Theater Review: TheatreWorks Offering Thoughtful, Intellectual ‘Constellations’ To Open Season
NEW MILFORD — Constellations, written by Nick Payne and directed for TheatreWorks New Milford’s season opening by Viv Berger, is a thought-provoking, intellectual piece that lingers well past its curtain.
At a chance meeting during a barbecue, Marianne (played by Heather Haneman) and Roland (Matthew Benjamin Horowitz) enter into an early flirtation. Marianne invites a conversation with Roland on the inability of humans to lick their own elbows.
This is done in several exchanges with varying inflections and attitudes. In this manner, the themes of the play are introduced.
Addressing the nonlinear nature of relationships and their dependence on communication, Mr Payne and Ms Berger seem to want to convey the frailty of verbal communication in its various contexts and tones. The impact of the manner in which words are conveyed is as important as the verbiage itself.
In a scene where the actors communicate with sign language, the actual text of their conversation was projected on a screen upstage. Blocked by the actors who were standing in front of the screen, the translation was unavailable to the audience and yet strangely unnecessary.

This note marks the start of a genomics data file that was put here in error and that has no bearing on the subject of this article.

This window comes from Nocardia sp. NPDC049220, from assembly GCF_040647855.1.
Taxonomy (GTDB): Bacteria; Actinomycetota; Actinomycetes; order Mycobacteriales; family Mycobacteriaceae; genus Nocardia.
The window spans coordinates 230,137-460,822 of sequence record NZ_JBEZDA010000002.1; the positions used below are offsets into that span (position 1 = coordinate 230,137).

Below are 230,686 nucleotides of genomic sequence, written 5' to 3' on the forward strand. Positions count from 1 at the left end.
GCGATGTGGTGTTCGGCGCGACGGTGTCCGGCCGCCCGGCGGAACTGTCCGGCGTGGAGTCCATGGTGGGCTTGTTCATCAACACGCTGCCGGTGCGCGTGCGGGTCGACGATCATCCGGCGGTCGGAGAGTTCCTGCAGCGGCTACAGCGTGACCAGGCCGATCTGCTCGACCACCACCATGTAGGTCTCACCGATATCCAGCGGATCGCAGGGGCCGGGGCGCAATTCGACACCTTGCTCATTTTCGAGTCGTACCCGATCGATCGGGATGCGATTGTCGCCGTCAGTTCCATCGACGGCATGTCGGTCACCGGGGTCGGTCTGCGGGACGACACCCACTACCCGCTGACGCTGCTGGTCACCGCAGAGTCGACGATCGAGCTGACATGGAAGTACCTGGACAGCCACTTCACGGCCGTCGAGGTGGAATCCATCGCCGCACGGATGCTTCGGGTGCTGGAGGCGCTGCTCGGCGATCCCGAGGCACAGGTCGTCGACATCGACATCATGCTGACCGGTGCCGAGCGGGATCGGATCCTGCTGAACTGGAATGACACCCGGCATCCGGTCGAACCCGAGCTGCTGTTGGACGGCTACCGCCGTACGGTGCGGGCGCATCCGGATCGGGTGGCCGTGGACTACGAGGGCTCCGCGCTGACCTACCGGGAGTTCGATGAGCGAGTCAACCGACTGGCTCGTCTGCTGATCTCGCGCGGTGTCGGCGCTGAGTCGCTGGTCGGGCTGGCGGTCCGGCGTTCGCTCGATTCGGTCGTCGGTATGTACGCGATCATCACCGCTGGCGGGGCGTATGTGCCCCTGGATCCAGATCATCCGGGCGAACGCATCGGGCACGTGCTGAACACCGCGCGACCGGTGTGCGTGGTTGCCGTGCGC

The vehemence and emotion was made apparent by the vigor with which their silent exchange took place. Their meaning crystallized in the absence of sound.
Both actors appeared awkward in the outset; the unfamiliarity of their characters was palpable. They are an unlikely pair, a cosmologist and a beekeeper.
Yet as the performance progressed, the characters portrayed by Ms Haneman and Mr Horowitz displayed an evolving and deepening connection.
With all of the possible directions a relationship can take to deal with the myriad circumstances it can encounter, this one relationship finds itself in a place with a single option.
In the gifted hands of these performers, this piece resonates.
The set, designed by Leif Smith, includes a series of platforms on which the actors stand as they repeat lines in various contexts. The focal point is a screen of changing images that reflect the characters’ time and place, drawings meant to convey the status of their connection and the eponymous constellations, which seem to imply that for relationships to work, the stars must align. In shifting time and space, true connection presents enormous challenges.
This is solid work that invites the audience to think and to analyze what they are seeing and hearing. It is an interesting and enlightening journey.
Performances continue through March 7, with curtain Friday and Saturday evenings and Sunday afternoon, March 1. For ticket details and reservations, and directions to the theater, visit theatreworks.us or call 860-350-6863.
Due to adult situations and language, the theater does not recommend this production for children.